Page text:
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7 Responses to NHL Morning Coffee Headlines – June 4, 2012.

  1. Vinnie says:

    All the seedings in the playoffs do is show what a team did during the regular season. In the case of the Kings with that roster back in October I think they were expected to be among the top teams in the West. They underachieved most of the regular season and got their heads out of their collective asses just in time. Just like the Capitols they beat the Cup champs in round one and push NY to one game from the East Finals. That team was also expected to win their division and do something this year and underachieved for most of it. They also woke up at the right time.

  2. Vinnie says:

    Point is a lot of the time these low seeded teams were actually expected to do damage and decided to sleep walk through the season. Not surprised at all with the Kings’ success this postseason NJ is absolutely playing with house money and now being down 2-0 they will be lucky to win one game.

  3. DaBroons says:

    You make some good points, Vinnie.

    The Kings were a sleeping giant this year. Also the Devils regular season looks better if you examine only points and not the seeds, which place division-winners Boston and Florida ahead of them.

    I was talking about this yesterday with my hockey-playing sons (Bantam),in discussing the 2-3-2 format used by the AHL.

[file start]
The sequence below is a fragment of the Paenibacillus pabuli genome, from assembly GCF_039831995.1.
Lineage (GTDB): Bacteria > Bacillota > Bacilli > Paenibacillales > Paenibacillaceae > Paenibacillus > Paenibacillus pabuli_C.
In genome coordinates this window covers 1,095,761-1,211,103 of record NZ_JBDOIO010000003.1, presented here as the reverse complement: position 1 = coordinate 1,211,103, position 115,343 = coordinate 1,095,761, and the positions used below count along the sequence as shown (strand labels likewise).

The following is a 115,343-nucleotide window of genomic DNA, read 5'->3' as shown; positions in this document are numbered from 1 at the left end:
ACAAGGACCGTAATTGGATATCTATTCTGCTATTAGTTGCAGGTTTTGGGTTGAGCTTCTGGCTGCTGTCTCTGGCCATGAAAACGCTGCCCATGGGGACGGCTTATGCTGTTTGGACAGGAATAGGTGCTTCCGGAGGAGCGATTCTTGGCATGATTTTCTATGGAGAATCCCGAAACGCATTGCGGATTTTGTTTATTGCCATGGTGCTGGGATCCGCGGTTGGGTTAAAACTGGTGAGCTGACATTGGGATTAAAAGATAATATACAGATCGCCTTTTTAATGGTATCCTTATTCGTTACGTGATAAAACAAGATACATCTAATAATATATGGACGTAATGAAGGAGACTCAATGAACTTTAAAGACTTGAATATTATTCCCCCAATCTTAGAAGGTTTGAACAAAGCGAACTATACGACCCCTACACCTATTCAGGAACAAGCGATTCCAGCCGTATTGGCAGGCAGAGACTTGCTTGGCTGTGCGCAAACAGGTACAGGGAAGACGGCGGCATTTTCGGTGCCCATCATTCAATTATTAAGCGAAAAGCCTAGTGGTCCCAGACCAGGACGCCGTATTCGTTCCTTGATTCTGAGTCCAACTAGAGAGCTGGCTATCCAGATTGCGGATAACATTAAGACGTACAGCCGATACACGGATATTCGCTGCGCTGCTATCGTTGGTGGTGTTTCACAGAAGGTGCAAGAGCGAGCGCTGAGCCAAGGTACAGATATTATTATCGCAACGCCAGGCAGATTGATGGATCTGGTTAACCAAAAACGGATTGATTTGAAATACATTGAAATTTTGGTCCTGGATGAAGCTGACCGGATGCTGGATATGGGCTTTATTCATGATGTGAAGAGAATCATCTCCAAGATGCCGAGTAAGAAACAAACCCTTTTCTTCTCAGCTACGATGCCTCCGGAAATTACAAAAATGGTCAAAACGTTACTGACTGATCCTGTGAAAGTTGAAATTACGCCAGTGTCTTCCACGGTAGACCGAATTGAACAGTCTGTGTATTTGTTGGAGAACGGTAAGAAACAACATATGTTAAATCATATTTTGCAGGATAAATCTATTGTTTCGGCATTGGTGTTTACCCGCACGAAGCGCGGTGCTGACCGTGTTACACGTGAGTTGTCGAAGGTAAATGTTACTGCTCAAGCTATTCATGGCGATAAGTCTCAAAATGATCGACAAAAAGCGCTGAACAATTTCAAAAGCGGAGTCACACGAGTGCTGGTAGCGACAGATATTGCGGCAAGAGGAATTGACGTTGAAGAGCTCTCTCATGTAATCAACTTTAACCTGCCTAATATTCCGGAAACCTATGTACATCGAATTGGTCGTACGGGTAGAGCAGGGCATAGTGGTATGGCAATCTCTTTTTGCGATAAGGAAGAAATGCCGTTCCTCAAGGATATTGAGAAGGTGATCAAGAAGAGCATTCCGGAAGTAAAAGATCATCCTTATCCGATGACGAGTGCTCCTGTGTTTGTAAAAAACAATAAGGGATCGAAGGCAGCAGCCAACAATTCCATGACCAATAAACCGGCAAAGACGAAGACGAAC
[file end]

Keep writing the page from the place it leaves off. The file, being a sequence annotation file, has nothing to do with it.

I suggested that the NHL adopt a 3-2-2 format, which would provide much more reward to the team with the most regular season points. Of course, they wouldn’t have helped my Broons this spring, as they dropped 3 of 4 at home to the Caps.

  4. Peterman says:

    Going 3-2-2 would be interesting, but the lower seeded teams would lose revenue. It would never be approved. I like the 2-3-2 idea though

  5. JJB says:

    Also a team can underachieve through a season being plagued by injuries which can come into affect.

  6. Innovator says:

    I agree the NHL season is too long. I start losing interest in hockey by the end of may. They should cut down on the 82 Game schedule and still keep the playoffs as they were. Hockey ending mid may would be perfect.

  7. Habsfan1 says:

    I, personally, think the current playoff format is fine. As for rewarding mediocrity, I think a seven game series gets rid of pretenders. Much harder to win four games in seven than 3 in five. What does add to mediocrity is that free point for making it to over-tiem in the regular season. that, in my opinion, skews that stats for seeding. I actually would not mind a three point system. 3 pts for regulation win, 2pts for overtime win, 1 pt for a shootout win. I either case, I think we are also seeing the effect of the salary cap. Teams are more evenly matched so the difference in skill between an 8 seed and a 1 seed is much smaller now. That, to me, is why we are getting lower seeds doing ok in the playoffs.